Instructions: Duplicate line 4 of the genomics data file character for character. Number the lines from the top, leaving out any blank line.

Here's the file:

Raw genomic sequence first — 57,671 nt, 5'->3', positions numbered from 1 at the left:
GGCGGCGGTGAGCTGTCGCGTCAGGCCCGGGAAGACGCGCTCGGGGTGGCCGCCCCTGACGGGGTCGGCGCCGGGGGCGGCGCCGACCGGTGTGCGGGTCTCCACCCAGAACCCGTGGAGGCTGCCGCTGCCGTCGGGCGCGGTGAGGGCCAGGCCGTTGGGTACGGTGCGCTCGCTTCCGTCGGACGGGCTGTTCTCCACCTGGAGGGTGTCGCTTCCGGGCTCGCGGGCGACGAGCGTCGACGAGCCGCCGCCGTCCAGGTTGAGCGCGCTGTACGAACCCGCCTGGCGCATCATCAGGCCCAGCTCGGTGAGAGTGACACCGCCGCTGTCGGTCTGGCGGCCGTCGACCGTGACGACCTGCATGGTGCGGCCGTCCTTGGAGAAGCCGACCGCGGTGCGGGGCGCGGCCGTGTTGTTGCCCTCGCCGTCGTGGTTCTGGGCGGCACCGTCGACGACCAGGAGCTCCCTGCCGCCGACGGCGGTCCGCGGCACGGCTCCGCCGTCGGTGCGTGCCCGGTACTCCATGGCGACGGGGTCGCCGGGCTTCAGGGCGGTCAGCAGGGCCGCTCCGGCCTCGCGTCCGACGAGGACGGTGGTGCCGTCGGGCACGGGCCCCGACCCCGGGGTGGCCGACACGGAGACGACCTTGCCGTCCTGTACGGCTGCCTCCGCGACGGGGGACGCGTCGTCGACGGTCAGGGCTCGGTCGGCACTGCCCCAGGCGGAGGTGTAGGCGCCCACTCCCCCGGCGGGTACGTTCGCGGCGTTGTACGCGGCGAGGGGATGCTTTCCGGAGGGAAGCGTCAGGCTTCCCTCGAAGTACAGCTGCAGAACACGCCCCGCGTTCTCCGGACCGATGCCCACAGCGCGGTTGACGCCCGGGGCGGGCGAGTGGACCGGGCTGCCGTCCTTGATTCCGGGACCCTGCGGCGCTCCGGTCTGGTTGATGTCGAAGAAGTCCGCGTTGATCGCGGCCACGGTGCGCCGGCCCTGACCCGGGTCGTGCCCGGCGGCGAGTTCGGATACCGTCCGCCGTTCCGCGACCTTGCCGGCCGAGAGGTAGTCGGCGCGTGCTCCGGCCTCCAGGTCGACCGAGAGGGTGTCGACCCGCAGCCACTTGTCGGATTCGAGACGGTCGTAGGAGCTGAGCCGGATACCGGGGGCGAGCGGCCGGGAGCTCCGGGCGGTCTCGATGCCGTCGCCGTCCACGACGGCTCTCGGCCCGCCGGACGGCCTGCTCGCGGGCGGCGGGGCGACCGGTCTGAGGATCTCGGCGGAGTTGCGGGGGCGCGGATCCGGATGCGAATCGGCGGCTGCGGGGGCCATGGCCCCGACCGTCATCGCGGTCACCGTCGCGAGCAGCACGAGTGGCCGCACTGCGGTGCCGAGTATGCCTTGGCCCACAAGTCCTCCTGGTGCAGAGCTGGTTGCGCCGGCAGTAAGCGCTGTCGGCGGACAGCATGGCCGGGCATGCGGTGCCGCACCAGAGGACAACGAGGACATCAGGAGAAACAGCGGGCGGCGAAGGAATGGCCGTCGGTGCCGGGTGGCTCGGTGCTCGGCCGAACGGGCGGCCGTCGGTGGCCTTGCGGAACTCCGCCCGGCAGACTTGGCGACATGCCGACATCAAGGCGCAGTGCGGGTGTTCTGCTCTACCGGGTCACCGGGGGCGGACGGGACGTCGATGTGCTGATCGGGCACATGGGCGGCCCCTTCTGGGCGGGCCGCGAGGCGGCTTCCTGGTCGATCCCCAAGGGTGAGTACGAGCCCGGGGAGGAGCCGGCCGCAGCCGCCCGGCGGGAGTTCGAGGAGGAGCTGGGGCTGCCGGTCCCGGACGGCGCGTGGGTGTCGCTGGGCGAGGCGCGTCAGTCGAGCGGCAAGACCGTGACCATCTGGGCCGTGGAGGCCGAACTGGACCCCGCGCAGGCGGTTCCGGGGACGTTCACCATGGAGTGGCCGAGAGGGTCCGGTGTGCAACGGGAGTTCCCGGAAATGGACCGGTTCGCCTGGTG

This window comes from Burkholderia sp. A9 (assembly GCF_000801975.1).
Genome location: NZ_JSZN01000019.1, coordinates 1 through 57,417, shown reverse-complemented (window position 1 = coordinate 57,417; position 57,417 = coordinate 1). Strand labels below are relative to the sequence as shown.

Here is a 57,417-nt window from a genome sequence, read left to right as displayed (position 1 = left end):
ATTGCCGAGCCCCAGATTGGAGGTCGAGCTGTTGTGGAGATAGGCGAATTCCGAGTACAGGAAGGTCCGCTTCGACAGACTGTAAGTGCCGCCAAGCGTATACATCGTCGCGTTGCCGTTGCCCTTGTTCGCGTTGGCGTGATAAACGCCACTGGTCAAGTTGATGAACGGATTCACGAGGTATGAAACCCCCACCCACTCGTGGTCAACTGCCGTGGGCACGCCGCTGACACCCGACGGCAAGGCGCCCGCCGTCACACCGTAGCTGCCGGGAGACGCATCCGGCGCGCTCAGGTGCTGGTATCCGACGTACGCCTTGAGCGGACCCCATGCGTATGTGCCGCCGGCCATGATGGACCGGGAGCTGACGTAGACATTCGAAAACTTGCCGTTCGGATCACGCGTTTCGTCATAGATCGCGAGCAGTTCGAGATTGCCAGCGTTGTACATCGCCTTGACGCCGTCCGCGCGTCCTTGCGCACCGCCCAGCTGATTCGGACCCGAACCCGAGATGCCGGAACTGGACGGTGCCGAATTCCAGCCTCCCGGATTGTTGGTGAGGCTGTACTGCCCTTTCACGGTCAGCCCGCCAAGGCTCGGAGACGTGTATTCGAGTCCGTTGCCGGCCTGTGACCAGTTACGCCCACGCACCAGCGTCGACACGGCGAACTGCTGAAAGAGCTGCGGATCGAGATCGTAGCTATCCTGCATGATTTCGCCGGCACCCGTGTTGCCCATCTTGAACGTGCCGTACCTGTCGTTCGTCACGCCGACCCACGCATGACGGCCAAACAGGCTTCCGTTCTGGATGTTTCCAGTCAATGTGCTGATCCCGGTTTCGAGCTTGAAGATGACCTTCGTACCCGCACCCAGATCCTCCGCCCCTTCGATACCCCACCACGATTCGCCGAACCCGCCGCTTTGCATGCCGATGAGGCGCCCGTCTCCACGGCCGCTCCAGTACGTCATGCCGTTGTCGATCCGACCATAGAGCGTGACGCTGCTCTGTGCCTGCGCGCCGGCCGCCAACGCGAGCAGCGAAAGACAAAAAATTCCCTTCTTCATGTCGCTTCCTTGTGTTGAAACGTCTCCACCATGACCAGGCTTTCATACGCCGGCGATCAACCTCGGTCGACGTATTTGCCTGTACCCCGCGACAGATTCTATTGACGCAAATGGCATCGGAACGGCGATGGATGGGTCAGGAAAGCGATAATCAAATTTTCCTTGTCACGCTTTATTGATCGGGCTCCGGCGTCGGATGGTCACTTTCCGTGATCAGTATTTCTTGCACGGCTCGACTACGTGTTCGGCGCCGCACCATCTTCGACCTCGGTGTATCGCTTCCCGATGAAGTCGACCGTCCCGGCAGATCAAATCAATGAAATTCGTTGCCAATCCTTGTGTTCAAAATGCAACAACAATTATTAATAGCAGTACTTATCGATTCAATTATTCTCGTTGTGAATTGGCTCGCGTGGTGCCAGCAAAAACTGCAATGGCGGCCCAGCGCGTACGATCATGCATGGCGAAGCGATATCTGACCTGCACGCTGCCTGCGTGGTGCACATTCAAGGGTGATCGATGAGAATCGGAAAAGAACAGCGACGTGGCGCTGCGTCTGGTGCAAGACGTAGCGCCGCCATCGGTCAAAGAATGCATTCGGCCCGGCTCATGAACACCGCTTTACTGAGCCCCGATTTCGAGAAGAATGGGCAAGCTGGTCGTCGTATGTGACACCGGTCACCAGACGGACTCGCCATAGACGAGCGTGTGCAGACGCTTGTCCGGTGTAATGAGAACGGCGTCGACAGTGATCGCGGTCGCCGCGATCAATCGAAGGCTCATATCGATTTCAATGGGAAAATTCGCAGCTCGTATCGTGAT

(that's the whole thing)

Genome location: NZ_JSZN01000019.1, coordinates 1 through 57,417, shown reverse-complemented (window position 1 = coordinate 57,417; position 57,417 = coordinate 1). Strand labels below are relative to the sequence as shown.